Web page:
FolkWorld Issue 34 11/2007; Article by Adolf 'gorhand' Goriup

A Decade of Folk A Decade of Folk

A Decade of Folk


Unfortunately the Scottish band Capercaillie doesn't often visit the German speaking countries in Central Europe. This Saturday evening though Karen Matheson promised the audience that they wouldn't have to wait for so long to see them again live on stage. These were brilliant news for the fans that sometimes make long trips in order to join the celebration of one of Capercaillie's gigs.

I had a triple reward for my trip from Switzerland to the former capital of the German Federal Republic. First I spent a wonderful day in Bonn, making an interesting tour through the city, including a visit of the house where Ludwig van Beethoven was born; the house has been transformed to a museum where you can view lots of original papers, instruments and other gadgets.
Then I made a boat trip on the Rhein to the Siebengebirge (seven mountains) where I climbed the famous Drachenfels (Dragon's Peak, 1000 feet high), a place connected to the saga of Siegfried the dragon killer.

And then, at last the absolute highlight of my day, the concert started towards 6.00 PM with the sound check. It was great to watch these brilliant and experienced musicians at work, relaxed, smiling but very concentrated. Afterwards Karen signed some CD booklets and then the musicians disappeared for a while to discuss the set-list.

At 8.00 PM Donald Shaw on accordion and keyboards, Charlie McKerron on fiddle, Manus Lunny on bouzouki, Michael McGoldrick on flutes, whistles and uillean pipes, Ewen Vernal on bass, David Robertson on drums and Che Beresford on percussion came on stage to play "Homer's Reel". The passionate and virtuous playing of the six musicians instantly captured the audience and earned them a big hand that welcomed Karen Matheson on stage. Her first song was the Gaelic Waulking Song "Mile Marbhaisg" (A thousand curses to love) from their album "Choice Language".

I've seen Karen Matheson several times on stage, with Capercaillie, as well as with her solo programme or with Gilles le Bigot's project "Voix de la terre". Each time I was literally haunted by the sheer beauty of her singing and her charming nature.
'Since the early 80s they've been turning out breathtaking music based on the Scottish tradition. The voice of their lead singer, Karen Matheson, would alone be reason enough to buy any of their several albums. But add to that the inventive instrumental and song-writing skills of the other band members, and even a Scotsman's wallet should gladly surrender its contents.' [Peter Grant]

Capercaillie @ FolkWorld: FW#3, FW#8, FW#12, FW#16, FW#17, FW#23, FW#24, FW#28, FW#29, FW#31.
Her voice is perfectly trained and owing to more than 20 years of experience in the folk scene she performs ancient Gaelic songs, contemporarily compositions or even traditional folk songs from other regions and countries with unsurpassed virtuosity and feeling.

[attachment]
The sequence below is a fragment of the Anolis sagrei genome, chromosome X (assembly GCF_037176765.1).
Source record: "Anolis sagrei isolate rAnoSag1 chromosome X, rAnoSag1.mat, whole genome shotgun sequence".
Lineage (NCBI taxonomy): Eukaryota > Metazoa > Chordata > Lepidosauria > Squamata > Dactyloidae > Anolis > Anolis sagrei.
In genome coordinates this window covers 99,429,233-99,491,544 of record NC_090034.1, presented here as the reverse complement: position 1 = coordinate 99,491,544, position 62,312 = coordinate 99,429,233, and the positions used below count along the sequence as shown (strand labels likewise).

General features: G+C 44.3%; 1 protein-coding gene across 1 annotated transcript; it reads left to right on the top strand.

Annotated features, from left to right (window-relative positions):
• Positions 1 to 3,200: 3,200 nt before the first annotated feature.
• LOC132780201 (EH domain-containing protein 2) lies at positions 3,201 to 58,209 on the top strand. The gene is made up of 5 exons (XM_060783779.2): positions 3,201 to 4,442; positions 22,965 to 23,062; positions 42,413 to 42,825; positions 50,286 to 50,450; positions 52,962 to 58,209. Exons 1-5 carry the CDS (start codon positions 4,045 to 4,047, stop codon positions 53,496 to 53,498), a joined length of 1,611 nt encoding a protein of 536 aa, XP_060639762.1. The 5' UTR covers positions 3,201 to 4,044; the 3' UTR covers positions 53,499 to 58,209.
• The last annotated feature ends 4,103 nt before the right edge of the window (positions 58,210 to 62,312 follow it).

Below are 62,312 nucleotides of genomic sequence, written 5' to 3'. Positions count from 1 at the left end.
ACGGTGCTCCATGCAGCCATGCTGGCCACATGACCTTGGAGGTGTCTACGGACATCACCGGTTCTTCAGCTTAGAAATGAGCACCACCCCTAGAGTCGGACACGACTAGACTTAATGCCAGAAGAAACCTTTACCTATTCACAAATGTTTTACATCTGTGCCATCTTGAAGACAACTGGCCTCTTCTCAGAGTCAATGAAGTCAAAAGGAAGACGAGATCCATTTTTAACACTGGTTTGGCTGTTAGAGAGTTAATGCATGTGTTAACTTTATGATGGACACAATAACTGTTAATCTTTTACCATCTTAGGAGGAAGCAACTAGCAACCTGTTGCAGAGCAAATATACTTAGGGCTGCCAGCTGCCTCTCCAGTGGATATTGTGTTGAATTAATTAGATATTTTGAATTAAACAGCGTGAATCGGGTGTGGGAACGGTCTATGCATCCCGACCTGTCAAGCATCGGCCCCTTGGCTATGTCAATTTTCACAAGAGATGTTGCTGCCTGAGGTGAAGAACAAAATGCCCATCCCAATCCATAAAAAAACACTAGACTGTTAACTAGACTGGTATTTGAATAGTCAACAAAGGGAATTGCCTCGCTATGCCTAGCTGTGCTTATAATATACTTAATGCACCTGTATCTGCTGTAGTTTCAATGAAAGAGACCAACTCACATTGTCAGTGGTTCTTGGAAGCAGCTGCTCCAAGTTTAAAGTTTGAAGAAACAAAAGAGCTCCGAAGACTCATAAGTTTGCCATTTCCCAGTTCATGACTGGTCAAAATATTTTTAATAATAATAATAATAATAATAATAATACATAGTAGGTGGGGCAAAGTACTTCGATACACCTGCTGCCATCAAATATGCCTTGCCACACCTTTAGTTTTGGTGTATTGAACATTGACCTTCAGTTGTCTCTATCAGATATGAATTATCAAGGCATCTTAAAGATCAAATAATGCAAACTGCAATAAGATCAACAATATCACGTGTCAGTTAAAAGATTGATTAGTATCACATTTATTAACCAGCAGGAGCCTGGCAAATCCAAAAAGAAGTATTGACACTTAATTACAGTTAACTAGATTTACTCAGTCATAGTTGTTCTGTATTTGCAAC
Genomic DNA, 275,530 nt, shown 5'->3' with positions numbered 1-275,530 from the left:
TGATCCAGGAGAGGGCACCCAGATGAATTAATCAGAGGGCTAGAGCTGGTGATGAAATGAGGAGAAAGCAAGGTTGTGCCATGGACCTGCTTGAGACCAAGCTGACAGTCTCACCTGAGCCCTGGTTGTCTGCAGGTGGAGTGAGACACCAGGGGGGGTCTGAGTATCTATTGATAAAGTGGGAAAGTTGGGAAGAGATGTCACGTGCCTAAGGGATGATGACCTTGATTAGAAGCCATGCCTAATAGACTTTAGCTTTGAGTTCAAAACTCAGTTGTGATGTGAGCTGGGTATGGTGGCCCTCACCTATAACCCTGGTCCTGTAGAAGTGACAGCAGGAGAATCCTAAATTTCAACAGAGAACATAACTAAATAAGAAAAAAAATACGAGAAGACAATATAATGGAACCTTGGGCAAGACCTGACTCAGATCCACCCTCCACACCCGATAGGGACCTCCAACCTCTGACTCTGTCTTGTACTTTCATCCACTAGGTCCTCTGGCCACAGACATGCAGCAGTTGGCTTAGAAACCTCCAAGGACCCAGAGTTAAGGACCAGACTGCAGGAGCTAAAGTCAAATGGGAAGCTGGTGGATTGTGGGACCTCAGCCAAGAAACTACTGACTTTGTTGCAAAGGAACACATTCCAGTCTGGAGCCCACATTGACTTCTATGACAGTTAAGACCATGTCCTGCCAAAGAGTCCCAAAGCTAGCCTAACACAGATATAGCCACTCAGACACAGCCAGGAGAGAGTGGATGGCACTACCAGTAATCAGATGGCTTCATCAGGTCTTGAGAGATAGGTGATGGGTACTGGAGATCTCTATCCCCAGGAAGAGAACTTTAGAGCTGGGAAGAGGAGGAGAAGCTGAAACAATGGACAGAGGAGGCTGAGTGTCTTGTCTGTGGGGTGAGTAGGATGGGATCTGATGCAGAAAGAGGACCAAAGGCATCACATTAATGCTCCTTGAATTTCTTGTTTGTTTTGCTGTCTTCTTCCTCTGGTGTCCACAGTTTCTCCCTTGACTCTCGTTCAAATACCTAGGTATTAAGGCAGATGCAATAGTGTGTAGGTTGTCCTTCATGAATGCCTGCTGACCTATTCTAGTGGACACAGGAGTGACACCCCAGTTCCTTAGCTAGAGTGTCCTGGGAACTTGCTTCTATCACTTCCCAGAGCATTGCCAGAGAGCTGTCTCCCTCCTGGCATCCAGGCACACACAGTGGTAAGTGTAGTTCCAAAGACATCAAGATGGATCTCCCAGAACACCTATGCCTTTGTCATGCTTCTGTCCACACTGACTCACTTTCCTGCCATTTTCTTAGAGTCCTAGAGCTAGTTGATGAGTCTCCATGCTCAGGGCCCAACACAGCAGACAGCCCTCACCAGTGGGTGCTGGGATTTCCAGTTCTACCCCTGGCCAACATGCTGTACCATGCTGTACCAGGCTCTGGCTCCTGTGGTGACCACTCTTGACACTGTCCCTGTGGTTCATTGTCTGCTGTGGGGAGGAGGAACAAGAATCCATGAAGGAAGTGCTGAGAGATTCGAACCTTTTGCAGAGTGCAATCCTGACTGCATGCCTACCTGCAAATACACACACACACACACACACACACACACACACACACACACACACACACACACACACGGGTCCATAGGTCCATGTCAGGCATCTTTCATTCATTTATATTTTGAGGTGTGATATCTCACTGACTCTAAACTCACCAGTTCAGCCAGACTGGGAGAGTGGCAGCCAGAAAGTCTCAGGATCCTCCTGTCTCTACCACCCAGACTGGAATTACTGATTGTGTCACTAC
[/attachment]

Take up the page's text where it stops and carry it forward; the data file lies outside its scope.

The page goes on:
When the guys leave the stage and Karen sings to the music of her husband Donald Shaw her hauntingly beautiful singing creates a very special ambiance and she sings with such unbelievable clarity and ripeness that the audience is listening spellbound. Donald is an endowed musician, composer and arranger, and while Karen is the heart, Donald is the head and the nerve centre of the band. No matter if he plays the keyboards, accompanying mostly the songs, or if he accelerates the pace of the dance tunes with his accordion his playing is somehow the centre of the music.

Charlie McKerron is an extraordinary fiddle player who shows his virtuosity primarily with reels und jigs when he can improvise with either Michael McGoldrick on pipes, good example is "Kepplehall", or with Shaw on accordion. Capercaillie When the three guys are getting loud no one in the audience can stay put, everybody starts to clap their hands or move to the rhythm.

Manus Lunny is an important member of the band not only due to his bouzouki playing, but also as a composer and singer. The only Irish in the band has written some of the most beautiful songs of Capercaillie and his singing together with Karen is sublime.

Finally I'd like to praise Ewen Vernal and the breathtaking rhythm section that plays an important part in Capercaillie's world wide success. Songs like "Coisich a Ruin" or "In Exile" have opened a far bigger audience to the band with their stunning fusion of traditional rhythms with modern grooves.

After nearly 2 hours and several encores the band bade us farewell and the audience gave them a huge applause. A memorable evening in the city of Bonn took an end with a last drink and the incomparable sound of Capercaillie still resounding in my ears.

Adolf 'gorhand' Goriup

Adolf 'gorhand' Goriup was born and raised in Graz, Austria, and is living in the Wallis, Switzerland, since 1987.

Adolf is a regular reviewer for FolkWorld. He also contributed to, Pay the Reckoning, and

Photo Credits: (1) Capercaillie (from website); (2) Ewen Vernal, Michael McGoldrick & Donald Shaw, (3) Manus Lunny, (4) Adolf 'gorhand' Goriup (by Adolf 'gorhand' Goriup).

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